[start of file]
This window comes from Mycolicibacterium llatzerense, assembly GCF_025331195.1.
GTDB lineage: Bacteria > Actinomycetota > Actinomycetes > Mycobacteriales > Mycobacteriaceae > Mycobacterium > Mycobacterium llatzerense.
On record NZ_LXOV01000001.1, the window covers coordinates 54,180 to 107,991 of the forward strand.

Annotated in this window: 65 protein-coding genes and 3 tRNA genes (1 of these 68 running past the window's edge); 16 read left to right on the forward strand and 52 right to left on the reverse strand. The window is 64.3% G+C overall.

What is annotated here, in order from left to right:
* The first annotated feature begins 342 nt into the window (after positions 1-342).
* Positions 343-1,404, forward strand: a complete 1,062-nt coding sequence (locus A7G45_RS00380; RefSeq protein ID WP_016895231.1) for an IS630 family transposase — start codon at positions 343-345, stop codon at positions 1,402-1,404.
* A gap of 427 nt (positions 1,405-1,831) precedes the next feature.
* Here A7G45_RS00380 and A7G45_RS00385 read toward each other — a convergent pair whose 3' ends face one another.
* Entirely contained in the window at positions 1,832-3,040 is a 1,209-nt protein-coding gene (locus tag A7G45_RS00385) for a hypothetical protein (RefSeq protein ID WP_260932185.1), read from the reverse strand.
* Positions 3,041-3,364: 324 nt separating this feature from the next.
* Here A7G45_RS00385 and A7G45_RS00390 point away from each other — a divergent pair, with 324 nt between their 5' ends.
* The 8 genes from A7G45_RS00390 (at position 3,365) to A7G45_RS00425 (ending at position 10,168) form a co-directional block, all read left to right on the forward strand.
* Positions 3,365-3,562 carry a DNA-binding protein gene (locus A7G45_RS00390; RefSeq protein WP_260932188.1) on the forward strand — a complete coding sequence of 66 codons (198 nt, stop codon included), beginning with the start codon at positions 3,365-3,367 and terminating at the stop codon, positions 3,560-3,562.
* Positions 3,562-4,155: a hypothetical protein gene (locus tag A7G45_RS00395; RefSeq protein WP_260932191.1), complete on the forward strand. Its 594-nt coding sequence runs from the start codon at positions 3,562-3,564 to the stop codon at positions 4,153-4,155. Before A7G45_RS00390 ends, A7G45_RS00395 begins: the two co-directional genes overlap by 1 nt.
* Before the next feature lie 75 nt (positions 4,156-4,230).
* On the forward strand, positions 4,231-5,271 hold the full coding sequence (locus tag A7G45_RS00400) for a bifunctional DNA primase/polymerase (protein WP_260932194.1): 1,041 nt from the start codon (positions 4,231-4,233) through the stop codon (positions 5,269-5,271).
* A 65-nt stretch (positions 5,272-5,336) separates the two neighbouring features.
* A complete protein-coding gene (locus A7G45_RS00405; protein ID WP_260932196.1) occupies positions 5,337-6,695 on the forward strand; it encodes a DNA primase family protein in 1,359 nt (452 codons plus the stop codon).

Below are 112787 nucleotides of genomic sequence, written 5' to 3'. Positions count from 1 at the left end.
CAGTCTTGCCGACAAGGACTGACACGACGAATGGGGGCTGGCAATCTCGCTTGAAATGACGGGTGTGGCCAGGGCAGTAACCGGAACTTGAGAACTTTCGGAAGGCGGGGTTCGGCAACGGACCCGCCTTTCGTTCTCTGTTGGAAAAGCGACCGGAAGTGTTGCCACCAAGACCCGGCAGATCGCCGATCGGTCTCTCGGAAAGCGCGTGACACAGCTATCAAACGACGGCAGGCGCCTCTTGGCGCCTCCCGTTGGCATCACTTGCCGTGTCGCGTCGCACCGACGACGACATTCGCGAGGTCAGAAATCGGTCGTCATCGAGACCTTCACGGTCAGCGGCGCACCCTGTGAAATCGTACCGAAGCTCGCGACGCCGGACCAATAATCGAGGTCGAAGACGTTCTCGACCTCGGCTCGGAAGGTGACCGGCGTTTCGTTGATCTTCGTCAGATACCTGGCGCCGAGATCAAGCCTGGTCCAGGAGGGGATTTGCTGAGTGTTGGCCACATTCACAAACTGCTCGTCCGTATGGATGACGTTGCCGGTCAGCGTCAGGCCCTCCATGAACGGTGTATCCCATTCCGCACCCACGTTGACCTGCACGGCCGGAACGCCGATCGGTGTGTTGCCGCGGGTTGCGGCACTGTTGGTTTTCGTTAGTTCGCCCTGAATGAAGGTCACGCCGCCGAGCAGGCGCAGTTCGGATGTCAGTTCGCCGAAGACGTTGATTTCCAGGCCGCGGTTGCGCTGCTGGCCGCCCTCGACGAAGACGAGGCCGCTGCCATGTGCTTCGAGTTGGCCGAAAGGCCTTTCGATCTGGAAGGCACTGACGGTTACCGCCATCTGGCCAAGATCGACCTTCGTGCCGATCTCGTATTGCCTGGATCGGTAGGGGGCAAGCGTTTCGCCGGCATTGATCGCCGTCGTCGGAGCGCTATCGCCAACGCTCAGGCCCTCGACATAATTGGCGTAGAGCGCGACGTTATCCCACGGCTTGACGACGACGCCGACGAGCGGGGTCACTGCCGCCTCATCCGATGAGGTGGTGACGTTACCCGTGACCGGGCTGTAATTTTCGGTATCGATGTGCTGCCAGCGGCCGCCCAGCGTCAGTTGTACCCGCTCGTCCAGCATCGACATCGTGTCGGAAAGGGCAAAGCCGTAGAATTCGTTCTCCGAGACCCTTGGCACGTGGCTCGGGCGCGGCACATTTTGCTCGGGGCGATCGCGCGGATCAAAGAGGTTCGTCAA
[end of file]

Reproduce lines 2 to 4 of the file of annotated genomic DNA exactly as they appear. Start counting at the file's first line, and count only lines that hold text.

GTDB lineage: Bacteria > Actinomycetota > Actinomycetes > Mycobacteriales > Mycobacteriaceae > Mycobacterium > Mycobacterium llatzerense.
On record NZ_LXOV01000001.1, the window covers coordinates 54,180 to 107,991 of the forward strand.

Annotated in this window: 65 protein-coding genes and 3 tRNA genes (1 of these 68 running past the window's edge); 16 read left to right on the forward strand and 52 right to left on the reverse strand. The window is 64.3% G+C overall.